Stella Muller-Madej


„... There were two things thanks to which I survived. When we were taken from the ghetto to the camp, they set up the so-called Kinderheim and promised I don’t know what. Mummy absolutely refused to send me there and claimed that I was three years older than I was. I had to work with the adults. She wouldn’t let them take me to the Kinderheim. As is well known, in ’44 they transported all the children from Płaszów away to Auschwitz where their lives came to an end. Only a few children, more or less of my age, managed to hide in the latrine. 

The second thing, quite accidental, marvellous and unusual was that quite by chance we were put on Schindler’s
list. Chance had it that my uncle - a prisoner in the camp - who was the senior architect reporting to commandant Amon Goeth and who was mercilessly tormented by him, was put on the list. Being afraid that if Amon Goeth found out about it, he would hang my uncle’s wife and daughter (because he had already kept them in custody for some alleged irregularities on the part of my uncle during the expansion of the camp) my uncle managed to talk his colleague into signing up his relatives. These were mummy, me, daddy and my brother. What I’ll say is nothing poetic, but I will repeat till the end of my days that the first time I was given life by my parents and the second time by Oskar Schindler. 

In ‘44 there were around 700 women transported from Płaszów, 300 of wh
om were on his list, and he fought for us like a lion, because they didn’t want to let us out of Auschwitz. He was offered better and healthier ‘material’ from new transports, unlike us, who had spent several years in the camp. But he got us out... 

When I was in Auschwitz I fell very ill. And this was another unbelievable thing - by some miracle they got me out of the epidemic block. Some friend of a friend of ours forged my file and wrote that I had got there by mistake. This way, about an hour before the departure for the railway siding I joined the transport. And it was known that in that epidemic infirmary if somebody didn’t die naturally, the gas chamber awaited him. I ended up there because after arriving at Auschwitz we were driven to the so-called sauna. Having stripped us they put us in this sauna. The lights went out, the metal door was locked and the three hundred women went mad, because they thought they could smell gas. One of them scratched me in a frenzy. From this I got erysipelas, lice got into the wound - infection. And I found myself in the epidemic block. There was a doctor there - a Jewish woman who had lost a daughter my age and she took care of me. After some time I started to get better. From there I was taken to doctor Mengele. All naked. It was December. Freezing cold. I had only a sackcloth blanket on my back. The doctor told me ‘Just remember, keep the blanket by your legs so that they don’t see your unhealed wound.’ And Mengele gave his approval and let me go in the transport.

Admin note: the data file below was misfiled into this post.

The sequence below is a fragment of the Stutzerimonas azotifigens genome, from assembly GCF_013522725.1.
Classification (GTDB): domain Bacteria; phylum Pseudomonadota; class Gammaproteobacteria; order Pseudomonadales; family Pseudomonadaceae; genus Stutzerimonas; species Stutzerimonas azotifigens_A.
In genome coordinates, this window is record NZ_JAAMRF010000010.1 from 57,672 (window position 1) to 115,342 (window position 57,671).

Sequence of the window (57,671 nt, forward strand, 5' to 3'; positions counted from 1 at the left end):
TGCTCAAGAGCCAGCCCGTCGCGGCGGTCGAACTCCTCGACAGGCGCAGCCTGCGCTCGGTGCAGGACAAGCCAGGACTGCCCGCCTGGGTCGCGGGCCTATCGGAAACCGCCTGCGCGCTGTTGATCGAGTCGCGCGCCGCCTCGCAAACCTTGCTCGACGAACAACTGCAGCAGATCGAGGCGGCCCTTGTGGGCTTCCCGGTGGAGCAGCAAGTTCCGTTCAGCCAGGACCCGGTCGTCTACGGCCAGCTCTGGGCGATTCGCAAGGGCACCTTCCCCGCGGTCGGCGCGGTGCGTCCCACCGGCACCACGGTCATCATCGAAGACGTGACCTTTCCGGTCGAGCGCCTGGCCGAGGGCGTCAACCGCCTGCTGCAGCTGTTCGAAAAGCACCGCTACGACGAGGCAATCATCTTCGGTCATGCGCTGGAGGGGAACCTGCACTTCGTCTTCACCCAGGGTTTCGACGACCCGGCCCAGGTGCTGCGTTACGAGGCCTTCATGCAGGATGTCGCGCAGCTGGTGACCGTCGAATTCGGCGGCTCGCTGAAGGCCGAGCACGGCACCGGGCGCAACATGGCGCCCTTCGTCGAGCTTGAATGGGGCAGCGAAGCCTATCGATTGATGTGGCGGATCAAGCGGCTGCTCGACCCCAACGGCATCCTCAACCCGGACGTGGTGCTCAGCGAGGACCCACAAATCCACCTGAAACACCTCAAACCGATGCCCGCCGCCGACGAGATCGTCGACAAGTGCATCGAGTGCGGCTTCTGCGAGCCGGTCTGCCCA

Then there was Brunnlitz, Schindler’s camp. He kept us alive heroically. For nearly two months he didn’t get any food rations for us. He managed to get some bran, some flour and other things. And I don’t think that we were any hungrier there than in Auschwitz, o
r in Płaszów towards the end. Although people would suffer from hunger dropsy and their teeth came out like wood chips from pastry, but he saved us...”



Stella Muller-Madej - was born on the 5th of February 1930 in an affluent Jewish family in Kraków. On the outbreak of the war she was nine years old. In 1941 all her family was confined in the ghetto and from there, in 1942, sent to the Płaszów camp.

In October 1944 r. at the age of 14, Stella was sent to Auschwitz (number 76372). Thanks to the efforts of her uncle, she and her family were included in ‘Schindler’s list’ and, together with other prisoners from the list, sent to the Brunnlitz factory where she worked as a turner. The camp was liberated by Soviet troops on 8 May 1945.

For a long time after her return from the camp, she had learning problems and difficulties adjusting to normal life. At the age of 17 she started secondary school and despite difficulties, eventually managed to pass her final exams. For many years she has had treatment for her backbone, broken in Auschwitz; she has undergone four operations and is waiting for the fifth one. She was married in 1954 and a second time in 1968. She spent a few years in the United States but later decided to come back to Poland to be with her parents. She has recounted her memories in her book, entitled A Girl from Schindler’s List, which has been translated into 9 languages. She is currently working on her second book. Together with her husband she runs a small hotel in Podhale. She loves animals, particularly dogs.

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